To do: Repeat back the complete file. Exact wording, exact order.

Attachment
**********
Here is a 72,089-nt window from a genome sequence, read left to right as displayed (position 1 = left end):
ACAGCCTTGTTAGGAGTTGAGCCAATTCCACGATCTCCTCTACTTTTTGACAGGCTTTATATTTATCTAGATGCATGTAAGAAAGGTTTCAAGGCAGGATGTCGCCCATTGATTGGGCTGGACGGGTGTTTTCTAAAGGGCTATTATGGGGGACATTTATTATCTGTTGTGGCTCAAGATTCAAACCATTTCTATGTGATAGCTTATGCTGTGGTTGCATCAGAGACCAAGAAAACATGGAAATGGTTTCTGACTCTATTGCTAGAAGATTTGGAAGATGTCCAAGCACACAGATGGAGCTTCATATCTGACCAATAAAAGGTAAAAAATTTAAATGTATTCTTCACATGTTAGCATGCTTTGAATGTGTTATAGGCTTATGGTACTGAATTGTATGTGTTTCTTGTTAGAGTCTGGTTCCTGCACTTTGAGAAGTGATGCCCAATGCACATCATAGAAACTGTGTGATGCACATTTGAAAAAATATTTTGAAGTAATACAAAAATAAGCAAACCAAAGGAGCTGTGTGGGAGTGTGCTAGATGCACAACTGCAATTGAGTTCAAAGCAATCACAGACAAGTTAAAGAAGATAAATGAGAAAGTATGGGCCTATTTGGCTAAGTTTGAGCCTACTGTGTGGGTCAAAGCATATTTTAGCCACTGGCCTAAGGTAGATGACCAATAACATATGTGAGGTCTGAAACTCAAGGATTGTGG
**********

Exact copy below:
Here is a 72,089-nt window from a genome sequence, read left to right as displayed (position 1 = left end):
ACAGCCTTGTTAGGAGTTGAGCCAATTCCACGATCTCCTCTACTTTTTGACAGGCTTTATATTTATCTAGATGCATGTAAGAAAGGTTTCAAGGCAGGATGTCGCCCATTGATTGGGCTGGACGGGTGTTTTCTAAAGGGCTATTATGGGGGACATTTATTATCTGTTGTGGCTCAAGATTCAAACCATTTCTATGTGATAGCTTATGCTGTGGTTGCATCAGAGACCAAGAAAACATGGAAATGGTTTCTGACTCTATTGCTAGAAGATTTGGAAGATGTCCAAGCACACAGATGGAGCTTCATATCTGACCAATAAAAGGTAAAAAATTTAAATGTATTCTTCACATGTTAGCATGCTTTGAATGTGTTATAGGCTTATGGTACTGAATTGTATGTGTTTCTTGTTAGAGTCTGGTTCCTGCACTTTGAGAAGTGATGCCCAATGCACATCATAGAAACTGTGTGATGCACATTTGAAAAAATATTTTGAAGTAATACAAAAATAAGCAAACCAAAGGAGCTGTGTGGGAGTGTGCTAGATGCACAACTGCAATTGAGTTCAAAGCAATCACAGACAAGTTAAAGAAGATAAATGAGAAAGTATGGGCCTATTTGGCTAAGTTTGAGCCTACTGTGTGGGTCAAAGCATATTTTAGCCACTGGCCTAAGGTAGATGACCAATAACATATGTGAGGTCTGAAACTCAAGGATTGTGG